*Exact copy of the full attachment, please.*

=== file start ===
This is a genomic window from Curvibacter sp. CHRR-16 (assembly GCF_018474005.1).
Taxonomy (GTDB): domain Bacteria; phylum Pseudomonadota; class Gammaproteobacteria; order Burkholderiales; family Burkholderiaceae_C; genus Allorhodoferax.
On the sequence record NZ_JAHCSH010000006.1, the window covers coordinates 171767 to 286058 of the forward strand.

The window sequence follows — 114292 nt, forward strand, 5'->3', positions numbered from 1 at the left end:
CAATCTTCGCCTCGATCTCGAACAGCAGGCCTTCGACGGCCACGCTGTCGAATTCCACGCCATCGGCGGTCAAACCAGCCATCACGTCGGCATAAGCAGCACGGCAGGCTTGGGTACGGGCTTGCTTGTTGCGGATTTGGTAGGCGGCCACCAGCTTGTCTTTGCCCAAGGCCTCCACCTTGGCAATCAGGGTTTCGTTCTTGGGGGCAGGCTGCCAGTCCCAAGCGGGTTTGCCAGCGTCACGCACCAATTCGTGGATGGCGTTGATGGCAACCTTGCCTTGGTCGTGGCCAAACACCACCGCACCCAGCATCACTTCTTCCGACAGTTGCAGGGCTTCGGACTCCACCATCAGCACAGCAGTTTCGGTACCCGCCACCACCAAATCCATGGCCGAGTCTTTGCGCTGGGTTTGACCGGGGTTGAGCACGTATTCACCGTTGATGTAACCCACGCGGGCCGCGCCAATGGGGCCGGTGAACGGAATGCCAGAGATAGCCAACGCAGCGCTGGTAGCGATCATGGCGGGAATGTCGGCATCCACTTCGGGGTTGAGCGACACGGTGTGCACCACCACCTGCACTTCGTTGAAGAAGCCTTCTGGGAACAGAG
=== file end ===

This is a genomic window from Curvibacter sp. CHRR-16 (assembly GCF_018474005.1).
Taxonomy (GTDB): domain Bacteria; phylum Pseudomonadota; class Gammaproteobacteria; order Burkholderiales; family Burkholderiaceae_C; genus Allorhodoferax.
On the sequence record NZ_JAHCSH010000006.1, the window covers coordinates 171767 to 286058 of the forward strand.

The window sequence follows — 114292 nt, forward strand, 5'->3', positions numbered from 1 at the left end:
CAATCTTCGCCTCGATCTCGAACAGCAGGCCTTCGACGGCCACGCTGTCGAATTCCACGCCATCGGCGGTCAAACCAGCCATCACGTCGGCATAAGCAGCACGGCAGGCTTGGGTACGGGCTTGCTTGTTGCGGATTTGGTAGGCGGCCACCAGCTTGTCTTTGCCCAAGGCCTCCACCTTGGCAATCAGGGTTTCGTTCTTGGGGGCAGGCTGCCAGTCCCAAGCGGGTTTGCCAGCGTCACGCACCAATTCGTGGATGGCGTTGATGGCAACCTTGCCTTGGTCGTGGCCAAACACCACCGCACCCAGCATCACTTCTTCCGACAGTTGCAGGGCTTCGGACTCCACCATCAGCACAGCAGTTTCGGTACCCGCCACCACCAAATCCATGGCCGAGTCTTTGCGCTGGGTTTGACCGGGGTTGAGCACGTATTCACCGTTGATGTAACCCACGCGGGCCGCGCCAATGGGGCCGGTGAACGGAATGCCAGAGATAGCCAACGCAGCGCTGGTAGCGATCATGGCGGGAATGTCGGCATCCACTTCGGGGTTGAGCGACACGGTGTGCACCACCACCTGCACTTCGTTGAAGAAGCCTTCTGGGAACAGAG